The underlying premise of the book is a simple one: the global capitalist system is approaching an apocalyptic zero-point.
Its four riders of the apocalypse are the ecological crisis, the consequences of the biogenetic revolution, the imbalances
within the system itself (problems with intellectual property, the forthcoming struggle for raw materials, food and water),
and the explosions of social divisions and exclusions. Society's first reaction is ideological denial, then explosions of
anger at the injustices of the new world order, attempts at bargaining, and when this fails, depression and withdrawal set
in. Finally, after passing through this zero-point we no longer perceive it as a threat, but as the chance for a new beginning.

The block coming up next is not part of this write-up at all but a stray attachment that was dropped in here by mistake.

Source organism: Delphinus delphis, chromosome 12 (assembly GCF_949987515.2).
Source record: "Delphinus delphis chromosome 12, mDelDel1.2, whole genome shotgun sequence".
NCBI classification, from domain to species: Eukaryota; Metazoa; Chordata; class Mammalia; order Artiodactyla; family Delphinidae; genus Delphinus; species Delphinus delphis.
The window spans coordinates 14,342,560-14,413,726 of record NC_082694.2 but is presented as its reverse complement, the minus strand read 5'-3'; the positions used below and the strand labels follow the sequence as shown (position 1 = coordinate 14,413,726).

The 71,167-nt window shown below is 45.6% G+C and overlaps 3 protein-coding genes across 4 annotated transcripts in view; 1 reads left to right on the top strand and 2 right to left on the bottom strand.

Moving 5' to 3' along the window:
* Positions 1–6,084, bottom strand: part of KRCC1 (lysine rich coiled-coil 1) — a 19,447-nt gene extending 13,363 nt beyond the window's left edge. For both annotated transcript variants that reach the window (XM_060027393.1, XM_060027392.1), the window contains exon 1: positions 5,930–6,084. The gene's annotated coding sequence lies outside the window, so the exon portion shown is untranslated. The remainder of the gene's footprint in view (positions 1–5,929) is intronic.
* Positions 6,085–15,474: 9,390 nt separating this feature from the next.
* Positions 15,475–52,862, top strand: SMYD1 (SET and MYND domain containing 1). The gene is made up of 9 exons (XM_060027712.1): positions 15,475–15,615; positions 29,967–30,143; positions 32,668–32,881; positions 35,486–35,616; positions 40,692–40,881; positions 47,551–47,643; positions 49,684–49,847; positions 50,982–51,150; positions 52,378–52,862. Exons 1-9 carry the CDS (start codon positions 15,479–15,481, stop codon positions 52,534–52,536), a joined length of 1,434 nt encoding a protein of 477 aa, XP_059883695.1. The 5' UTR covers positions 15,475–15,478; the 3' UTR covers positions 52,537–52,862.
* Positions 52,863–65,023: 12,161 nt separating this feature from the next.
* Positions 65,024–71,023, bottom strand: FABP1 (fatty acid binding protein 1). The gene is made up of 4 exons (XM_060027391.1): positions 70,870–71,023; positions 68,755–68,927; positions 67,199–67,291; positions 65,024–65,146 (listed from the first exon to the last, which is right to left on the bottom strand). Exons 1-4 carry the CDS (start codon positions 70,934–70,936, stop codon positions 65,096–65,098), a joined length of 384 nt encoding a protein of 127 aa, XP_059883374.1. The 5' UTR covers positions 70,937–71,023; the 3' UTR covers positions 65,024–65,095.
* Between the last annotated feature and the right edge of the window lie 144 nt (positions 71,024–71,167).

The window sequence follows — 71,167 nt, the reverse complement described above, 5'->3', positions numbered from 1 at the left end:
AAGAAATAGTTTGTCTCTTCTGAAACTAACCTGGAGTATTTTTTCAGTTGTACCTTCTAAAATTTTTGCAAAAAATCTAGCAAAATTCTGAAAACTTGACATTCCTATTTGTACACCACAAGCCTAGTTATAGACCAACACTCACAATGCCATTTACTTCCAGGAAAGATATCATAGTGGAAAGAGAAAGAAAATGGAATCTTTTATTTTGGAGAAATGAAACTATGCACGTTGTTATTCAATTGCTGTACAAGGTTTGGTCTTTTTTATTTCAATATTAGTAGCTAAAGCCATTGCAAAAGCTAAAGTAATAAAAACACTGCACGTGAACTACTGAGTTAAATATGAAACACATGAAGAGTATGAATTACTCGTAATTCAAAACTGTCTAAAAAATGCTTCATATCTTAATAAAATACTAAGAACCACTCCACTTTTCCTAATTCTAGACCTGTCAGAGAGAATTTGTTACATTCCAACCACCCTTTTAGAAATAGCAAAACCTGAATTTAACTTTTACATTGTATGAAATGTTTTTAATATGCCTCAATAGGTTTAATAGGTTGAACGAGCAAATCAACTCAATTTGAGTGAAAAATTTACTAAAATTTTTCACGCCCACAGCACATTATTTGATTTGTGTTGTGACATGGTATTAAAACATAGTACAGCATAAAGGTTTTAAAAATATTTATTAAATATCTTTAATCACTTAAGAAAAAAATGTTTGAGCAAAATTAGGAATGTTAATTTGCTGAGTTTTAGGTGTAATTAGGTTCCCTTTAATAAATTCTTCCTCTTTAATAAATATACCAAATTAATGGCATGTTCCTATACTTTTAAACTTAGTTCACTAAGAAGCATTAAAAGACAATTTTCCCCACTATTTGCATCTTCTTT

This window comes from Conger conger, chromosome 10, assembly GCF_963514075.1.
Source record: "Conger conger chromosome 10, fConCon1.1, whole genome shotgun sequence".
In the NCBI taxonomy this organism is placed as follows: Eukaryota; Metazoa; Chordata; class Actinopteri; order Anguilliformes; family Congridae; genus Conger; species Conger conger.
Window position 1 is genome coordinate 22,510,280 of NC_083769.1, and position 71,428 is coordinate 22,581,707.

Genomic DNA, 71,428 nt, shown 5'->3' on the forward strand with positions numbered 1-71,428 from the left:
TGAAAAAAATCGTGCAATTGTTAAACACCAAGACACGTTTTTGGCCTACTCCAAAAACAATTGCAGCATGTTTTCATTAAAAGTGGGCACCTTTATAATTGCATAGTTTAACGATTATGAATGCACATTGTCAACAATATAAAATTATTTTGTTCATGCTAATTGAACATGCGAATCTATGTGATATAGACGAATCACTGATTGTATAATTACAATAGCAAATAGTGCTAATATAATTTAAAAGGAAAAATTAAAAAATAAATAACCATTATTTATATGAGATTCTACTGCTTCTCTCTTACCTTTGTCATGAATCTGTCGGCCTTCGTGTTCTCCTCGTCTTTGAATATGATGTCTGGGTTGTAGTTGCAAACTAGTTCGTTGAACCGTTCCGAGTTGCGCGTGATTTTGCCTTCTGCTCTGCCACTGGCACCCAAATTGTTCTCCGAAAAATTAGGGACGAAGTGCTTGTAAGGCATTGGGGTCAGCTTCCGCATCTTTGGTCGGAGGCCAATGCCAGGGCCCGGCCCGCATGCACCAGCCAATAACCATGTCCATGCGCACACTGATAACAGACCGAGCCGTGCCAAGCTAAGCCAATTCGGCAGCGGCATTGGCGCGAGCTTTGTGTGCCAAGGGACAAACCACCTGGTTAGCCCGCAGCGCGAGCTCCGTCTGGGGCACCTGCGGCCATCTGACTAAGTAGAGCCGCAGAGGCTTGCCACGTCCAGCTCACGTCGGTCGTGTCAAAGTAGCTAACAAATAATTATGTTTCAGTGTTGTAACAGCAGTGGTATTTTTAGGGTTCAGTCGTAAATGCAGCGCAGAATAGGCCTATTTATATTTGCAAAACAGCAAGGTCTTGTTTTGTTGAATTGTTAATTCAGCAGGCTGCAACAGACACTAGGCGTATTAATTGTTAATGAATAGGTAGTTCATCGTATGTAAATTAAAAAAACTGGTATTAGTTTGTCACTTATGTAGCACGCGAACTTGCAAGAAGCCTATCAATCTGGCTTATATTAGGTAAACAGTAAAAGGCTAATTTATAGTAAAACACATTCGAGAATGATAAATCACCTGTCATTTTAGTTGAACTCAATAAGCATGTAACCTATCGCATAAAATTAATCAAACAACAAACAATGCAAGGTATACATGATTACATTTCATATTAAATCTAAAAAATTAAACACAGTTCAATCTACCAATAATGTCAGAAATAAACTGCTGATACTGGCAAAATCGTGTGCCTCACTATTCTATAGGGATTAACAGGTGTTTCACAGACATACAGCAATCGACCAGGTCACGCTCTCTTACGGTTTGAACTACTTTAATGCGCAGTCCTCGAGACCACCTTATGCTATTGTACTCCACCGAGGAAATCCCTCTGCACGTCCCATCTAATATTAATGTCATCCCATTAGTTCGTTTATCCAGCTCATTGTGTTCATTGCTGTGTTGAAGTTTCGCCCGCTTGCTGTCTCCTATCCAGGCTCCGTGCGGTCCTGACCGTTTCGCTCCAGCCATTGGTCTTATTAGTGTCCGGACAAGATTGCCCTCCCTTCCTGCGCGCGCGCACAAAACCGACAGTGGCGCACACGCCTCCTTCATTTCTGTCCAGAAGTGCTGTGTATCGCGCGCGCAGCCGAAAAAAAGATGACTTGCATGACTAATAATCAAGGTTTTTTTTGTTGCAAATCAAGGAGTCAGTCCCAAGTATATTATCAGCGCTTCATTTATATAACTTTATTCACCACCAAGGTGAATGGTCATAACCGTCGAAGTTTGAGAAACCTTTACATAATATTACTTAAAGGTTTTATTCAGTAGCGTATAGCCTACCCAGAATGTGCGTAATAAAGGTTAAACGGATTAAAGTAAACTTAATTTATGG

Or, as Mao Zedong might have put it, There is great disorder under heaven, the situation is excellent.A" A iA ek traces out
in detail these five stances, makes a plea for a return to the Marxian critique of political economy, and sniffs out the first
signs of a budding communist culture in all its diverse forms-in utopias that range from Kafka's community of mice to the
collective of freak outcasts in the TV series Heroes.